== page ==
Research Paper Volume 13, Issue 13 pp 17024—17037

Prevalence and predictors of subclinical atrial fibrillation in hospitalized older adults

Francesco Spannella1,2, , Federico Giulietti1,2, , Lorenzo Pimpini3, , Francesca Elena Lombardi1,2, , Serena Re1,2, , Paola Schiavi1,2, , Gina Dragano1, , Roberto Antonicelli3, , Riccardo Sarzani1,2, ,

  • 1 Internal Medicine and Geriatrics, IRCCS INRCA, Ancona, Italy
  • 2 Department of Clinical and Molecular Sciences, University “Politecnica delle Marche”, Ancona, Italy
  • 3 Cardiology Unit, IRCCS INRCA, Ancona, Italy

Received: March 5, 2021       Accepted: June 22, 2021       Published: July 1, 2021
How to Cite

Copyright: © 2021 Spannella et al. This is an open access article distributed under the terms of the Creative Commons Attribution License (CC BY 3.0), which permits unrestricted use, distribution, and reproduction in any medium, provided the original author and source are credited.


Subclinical atrial fibrillation (SCAF) is associated with an increased risk of clinical AF, major cardiovascular events and death. Short-term evidence on SCAF in older populations is scarce, especially in the hospital setting. We performed a cross-sectional study on 60 multimorbid older consecutive patients (aged 80+) admitted to an Internal Medicine and Geriatrics Unit for acute medical diseases with no history of AF, in order to investigate prevalence and predictors of SCAF. Portable ECG monitoring was placed on admission and ECG recording lasted for 5 days. Mean age: 85.7±4.9 years. Female prevalence: 58.3%. High burden of comorbidities: 87.9%. All enrolled patients had CHA2DS2-VASc score ≥3. SCAF was detected in 16 patients (26.7%) and 11 patients (18.4%) had at least a SCAF episode lasting 6 minutes or longer. No clinical, laboratory and echocardiographic parameters predicted SCAF. Patients with ≥2004 supraventricular ectopic beats/24h (SVEBs/24h) had a 6-fold higher prevalence of SCAF than patients with <411 SVEBs/24h (p=0.038). Time to first SCAF episode was within 3 days of ECG recording in all enrolled patients. SCAF is highly prevalent in older adults hospitalized for acute diseases. This finding may affect clinical management and prognosis. Our study could foster larger multicenter studies in similar settings.


Atrial fibrillation (AF) is the most common arrhythmia in clinical practice. Its incidence increases dramatically with increasing age, also due to the aging-related cardiac remodeling [1]. Prevalence of AF in older adults is approximately 7.3% and subjects aged 80 years or older represent more than half of all cases of AF, with increasing estimates in coming decades [2]. However, the real prevalence of AF in the population, especially in older adults, is likely to be underestimated, as AF is often asymptomatic. Opportunistic pulse palpation or electrocardiogram (ECG) strips are most often unable to detect short AF episodes [35]. This is particularly true in high risk populations, such as patients with cryptogenic stroke, in which longer monitoring times showed to improve the detection rate of intermittent AF [4, 6]. Up to now, the latest European Society of Cardiology (ESC) guidelines on AF recommend opportunistic screening for AF by pulse palpation or ECG rhythm strip in patients ≥ 65 years and suggest more intensive ECG screening in individuals aged ≥ 75 years or those at high risk of stroke [7]. In hospital settings outside the intensive care units, continuous ECG monitoring and cardiac telemetry are not routinely used. However, several acute conditions could trigger supraventricular arrhythmias during hospitalization, even in patients with no history of AF. Furthermore, these events may be asymptomatic and therefore unrecognized. Older patients are often hospitalized for electrolyte disturbances, hypoxemia, acute organ failure and infections, and these abnormalities are associated to a greater risk of new-onset AF [810].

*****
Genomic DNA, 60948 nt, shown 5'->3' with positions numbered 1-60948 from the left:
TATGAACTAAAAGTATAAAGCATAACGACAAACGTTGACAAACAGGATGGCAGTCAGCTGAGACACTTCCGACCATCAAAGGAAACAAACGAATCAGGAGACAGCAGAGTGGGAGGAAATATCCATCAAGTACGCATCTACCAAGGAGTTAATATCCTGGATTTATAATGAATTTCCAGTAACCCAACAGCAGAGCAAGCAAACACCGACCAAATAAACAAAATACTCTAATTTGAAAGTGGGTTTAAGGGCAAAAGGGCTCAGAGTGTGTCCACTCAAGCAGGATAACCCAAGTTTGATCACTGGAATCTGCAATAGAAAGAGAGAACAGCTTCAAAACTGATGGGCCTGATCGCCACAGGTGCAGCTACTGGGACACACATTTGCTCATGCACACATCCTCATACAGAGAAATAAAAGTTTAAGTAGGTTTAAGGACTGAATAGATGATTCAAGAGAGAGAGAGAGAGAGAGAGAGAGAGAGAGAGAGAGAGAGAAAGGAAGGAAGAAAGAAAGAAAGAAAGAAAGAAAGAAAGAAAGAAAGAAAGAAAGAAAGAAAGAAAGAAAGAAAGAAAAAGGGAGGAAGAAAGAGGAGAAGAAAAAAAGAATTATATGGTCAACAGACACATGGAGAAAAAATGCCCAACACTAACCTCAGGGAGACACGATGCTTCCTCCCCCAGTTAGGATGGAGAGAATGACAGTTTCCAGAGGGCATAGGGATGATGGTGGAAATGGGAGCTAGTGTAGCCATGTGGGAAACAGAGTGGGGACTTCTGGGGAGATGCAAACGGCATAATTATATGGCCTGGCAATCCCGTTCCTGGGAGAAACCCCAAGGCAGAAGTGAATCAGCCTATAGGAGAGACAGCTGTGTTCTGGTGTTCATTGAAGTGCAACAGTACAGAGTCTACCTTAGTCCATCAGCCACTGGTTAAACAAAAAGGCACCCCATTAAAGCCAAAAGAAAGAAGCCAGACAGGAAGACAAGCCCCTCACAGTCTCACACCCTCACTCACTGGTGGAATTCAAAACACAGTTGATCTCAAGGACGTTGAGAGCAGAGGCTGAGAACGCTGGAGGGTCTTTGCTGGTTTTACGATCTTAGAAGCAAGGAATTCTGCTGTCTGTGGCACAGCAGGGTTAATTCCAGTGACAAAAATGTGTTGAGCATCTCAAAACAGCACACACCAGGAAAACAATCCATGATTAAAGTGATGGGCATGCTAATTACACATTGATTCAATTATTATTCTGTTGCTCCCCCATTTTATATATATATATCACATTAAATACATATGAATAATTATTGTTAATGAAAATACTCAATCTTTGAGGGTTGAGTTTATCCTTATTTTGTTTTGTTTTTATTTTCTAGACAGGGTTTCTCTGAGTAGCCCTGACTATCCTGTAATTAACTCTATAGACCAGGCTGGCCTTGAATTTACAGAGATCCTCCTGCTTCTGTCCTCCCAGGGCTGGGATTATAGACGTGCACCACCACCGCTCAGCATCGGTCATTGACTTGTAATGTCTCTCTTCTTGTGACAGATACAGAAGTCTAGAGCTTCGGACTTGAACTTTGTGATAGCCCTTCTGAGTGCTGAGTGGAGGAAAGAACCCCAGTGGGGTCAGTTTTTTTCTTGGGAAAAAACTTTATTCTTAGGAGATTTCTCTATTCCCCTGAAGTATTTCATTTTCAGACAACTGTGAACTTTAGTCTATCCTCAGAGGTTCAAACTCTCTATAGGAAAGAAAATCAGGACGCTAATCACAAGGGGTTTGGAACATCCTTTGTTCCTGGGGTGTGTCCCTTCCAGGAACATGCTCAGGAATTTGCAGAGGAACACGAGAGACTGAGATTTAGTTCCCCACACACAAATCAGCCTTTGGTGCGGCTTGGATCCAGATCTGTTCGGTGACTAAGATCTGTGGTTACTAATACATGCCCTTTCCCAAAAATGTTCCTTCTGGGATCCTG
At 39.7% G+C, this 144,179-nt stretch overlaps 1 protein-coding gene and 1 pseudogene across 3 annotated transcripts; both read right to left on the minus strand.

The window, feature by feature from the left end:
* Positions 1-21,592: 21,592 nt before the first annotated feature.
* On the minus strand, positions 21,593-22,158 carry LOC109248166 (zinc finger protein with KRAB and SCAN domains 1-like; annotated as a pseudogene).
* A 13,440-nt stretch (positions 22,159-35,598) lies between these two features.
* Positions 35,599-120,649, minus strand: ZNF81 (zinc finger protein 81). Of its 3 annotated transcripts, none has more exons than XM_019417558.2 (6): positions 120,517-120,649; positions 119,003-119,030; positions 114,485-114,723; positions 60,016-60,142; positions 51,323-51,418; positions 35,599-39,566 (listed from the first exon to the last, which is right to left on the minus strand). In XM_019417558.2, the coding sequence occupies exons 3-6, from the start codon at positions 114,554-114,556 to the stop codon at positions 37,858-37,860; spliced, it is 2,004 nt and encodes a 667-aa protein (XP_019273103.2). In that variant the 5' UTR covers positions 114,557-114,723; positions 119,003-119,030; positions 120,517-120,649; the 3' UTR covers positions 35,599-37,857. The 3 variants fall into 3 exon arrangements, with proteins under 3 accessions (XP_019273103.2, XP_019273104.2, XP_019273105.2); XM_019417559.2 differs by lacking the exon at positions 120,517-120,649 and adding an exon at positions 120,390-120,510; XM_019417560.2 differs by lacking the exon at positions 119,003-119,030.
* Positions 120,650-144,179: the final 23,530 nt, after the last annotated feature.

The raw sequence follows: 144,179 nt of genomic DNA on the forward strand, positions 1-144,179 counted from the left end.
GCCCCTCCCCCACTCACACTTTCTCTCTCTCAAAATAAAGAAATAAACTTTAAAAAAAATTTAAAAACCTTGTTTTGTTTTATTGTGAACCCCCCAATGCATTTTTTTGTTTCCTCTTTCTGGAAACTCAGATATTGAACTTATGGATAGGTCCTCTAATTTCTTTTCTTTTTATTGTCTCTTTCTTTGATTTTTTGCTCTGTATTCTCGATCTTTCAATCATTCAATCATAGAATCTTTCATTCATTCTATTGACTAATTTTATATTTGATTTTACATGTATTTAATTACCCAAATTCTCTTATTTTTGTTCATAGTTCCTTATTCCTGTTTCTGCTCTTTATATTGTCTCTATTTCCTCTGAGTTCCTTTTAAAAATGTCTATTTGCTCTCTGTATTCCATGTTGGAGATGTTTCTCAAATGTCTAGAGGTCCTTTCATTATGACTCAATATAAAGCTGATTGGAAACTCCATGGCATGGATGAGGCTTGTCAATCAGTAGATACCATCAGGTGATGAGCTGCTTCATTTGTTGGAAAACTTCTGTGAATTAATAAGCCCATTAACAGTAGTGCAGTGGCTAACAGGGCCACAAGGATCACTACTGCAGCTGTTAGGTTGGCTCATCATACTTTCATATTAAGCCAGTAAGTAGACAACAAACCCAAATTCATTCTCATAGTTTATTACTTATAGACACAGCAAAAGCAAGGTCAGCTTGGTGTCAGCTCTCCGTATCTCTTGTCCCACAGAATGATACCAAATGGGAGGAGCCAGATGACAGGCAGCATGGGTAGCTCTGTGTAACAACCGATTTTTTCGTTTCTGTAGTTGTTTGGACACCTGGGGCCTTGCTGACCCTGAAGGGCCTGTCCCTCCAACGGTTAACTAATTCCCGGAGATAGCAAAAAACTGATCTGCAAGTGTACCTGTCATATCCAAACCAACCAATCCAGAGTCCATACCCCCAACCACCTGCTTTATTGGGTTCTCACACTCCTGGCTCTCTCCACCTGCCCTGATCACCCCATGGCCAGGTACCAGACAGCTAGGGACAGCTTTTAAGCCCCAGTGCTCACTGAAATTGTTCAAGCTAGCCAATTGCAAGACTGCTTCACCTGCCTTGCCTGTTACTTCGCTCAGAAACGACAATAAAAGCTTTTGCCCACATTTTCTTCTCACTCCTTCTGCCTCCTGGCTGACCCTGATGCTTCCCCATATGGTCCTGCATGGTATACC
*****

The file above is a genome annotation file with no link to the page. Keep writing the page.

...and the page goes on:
Subclinical AF (SCAF) is defined as AF episodes detected by implantable or wearable cardiac monitors and confirmed by visually reviewed intracardiac electrograms or ECG-recorded rhythm in subjects without symptoms attributable to AF, in whom clinical AF has not been previously detected [7]. Most of the data regarding SCAF derive from long-term studies on adult outpatients with known heart disease and implanted devices [11, 12] or continuous ECG monitoring in community-dwelling or selected populations (i.e. cryptogenic stroke) [4, 13, 14]. Conversely, short-term evidence on SCAF in older populations is scarce, especially in the hospital setting.